The two-track ‘Bank Robber Song/This Morning’ is a deep breath amid the bustle of London life.
The new two-track single from Joseph Futak demonstrates the confident patience and domestic genius emanating from ever further corners of London. With symphonic strings and heraldic trumpets, all restrained behind a facade of slowcore indie, it reflects the growing ambition of the city’s DIY underground. Futak has produced a number of acts who have played a part in this trend, including Lilo and My Life Is Big label-mates Tapir!. It is therefore not surprising that Futak’s solo work leans furthest into the building blocks of the expansive, yet intimate sound found on the recordings of both of these acts.
The pairing works wonderfully. ‘Bank Robber Song’ is led gently along as Futak drawls, in a style reminiscent of his peer Benjamin Woods of the Golden Dregs. His speaker is a reluctant bank robber and an even more reluctant lover. The softboy’s answer to Genet, they admit that in spite of a dangerous life of crime, “I’m never more scared than when I’m with you”.
‘This Morning’ rises almost seamlessly out of the close of ‘Bank Robber Song’. You thought the opener was slow? Well this takes slowness even further. You feel each line occurring to the singer as he sings it, pushing for romantic optimism. With rippling keys, pining strings and languid repetitive phrasing, we are tugged along. By the close, Futak has opened up a wonderfully cavernous sonic space. Its feel of wooden floorboards and improvisational looseness will be familiar to fans of caroline.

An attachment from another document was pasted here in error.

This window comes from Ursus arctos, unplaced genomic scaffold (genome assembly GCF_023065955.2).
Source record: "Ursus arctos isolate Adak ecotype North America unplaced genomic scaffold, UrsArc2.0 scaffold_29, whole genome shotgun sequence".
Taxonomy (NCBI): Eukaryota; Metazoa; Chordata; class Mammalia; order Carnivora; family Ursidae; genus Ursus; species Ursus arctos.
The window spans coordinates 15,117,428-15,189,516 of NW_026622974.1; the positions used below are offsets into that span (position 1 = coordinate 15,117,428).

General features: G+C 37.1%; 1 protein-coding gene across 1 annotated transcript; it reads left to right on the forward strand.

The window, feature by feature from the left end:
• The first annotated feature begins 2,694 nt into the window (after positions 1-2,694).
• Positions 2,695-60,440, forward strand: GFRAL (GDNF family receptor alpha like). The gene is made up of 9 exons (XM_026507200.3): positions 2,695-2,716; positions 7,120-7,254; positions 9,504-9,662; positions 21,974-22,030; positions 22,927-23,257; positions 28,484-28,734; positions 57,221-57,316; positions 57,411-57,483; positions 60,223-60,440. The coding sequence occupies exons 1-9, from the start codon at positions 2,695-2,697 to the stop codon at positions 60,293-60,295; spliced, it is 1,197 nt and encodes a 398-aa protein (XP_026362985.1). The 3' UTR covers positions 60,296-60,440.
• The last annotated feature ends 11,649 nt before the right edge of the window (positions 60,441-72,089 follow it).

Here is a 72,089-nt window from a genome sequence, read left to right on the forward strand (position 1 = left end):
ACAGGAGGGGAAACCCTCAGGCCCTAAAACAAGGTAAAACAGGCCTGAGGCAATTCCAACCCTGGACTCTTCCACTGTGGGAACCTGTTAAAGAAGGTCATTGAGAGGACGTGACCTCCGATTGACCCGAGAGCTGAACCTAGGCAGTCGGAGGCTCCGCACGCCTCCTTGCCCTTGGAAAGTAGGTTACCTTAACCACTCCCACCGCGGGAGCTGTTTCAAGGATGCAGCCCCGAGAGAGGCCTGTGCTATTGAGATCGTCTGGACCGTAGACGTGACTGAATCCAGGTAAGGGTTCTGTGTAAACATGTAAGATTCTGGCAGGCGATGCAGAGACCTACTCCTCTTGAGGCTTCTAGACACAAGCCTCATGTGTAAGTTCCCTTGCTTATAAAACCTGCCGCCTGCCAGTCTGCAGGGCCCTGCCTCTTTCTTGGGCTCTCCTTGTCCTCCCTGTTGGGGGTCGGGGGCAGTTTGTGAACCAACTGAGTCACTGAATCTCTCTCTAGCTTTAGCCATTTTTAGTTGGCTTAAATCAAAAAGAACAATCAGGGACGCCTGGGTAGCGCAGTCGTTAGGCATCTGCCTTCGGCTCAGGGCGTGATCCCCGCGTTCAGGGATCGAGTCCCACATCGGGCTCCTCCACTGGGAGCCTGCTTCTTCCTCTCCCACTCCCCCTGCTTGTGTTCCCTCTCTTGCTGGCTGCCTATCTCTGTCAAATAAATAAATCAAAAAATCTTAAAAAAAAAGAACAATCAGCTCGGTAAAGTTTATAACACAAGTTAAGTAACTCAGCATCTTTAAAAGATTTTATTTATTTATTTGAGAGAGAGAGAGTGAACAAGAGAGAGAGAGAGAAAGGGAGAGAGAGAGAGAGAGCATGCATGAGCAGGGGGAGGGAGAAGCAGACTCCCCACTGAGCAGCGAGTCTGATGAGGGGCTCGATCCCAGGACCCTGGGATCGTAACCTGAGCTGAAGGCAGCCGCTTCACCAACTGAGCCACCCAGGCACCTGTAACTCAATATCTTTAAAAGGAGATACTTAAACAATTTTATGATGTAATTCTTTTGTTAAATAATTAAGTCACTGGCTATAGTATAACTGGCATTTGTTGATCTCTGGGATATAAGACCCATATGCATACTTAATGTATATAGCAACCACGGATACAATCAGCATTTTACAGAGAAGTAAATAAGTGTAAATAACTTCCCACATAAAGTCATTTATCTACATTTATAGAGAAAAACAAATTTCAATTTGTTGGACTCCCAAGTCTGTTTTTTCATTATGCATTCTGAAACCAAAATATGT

This meditative pair of complimentary songs is a beautiful offering. With so much time and space given to each sound, it is tempting to see them like an exploded view of a lot of the modern folk and post-rock crossover music coming out of London at the moment. At the same time, the single should be taken on its own terms as an eloquent statement from a confident new artist. A police siren at the end of ‘This Morning’ recalls the content of ‘Bank Robber Song’ and calls us out of the reverie back to modern city life. We return ever so slightly lighter.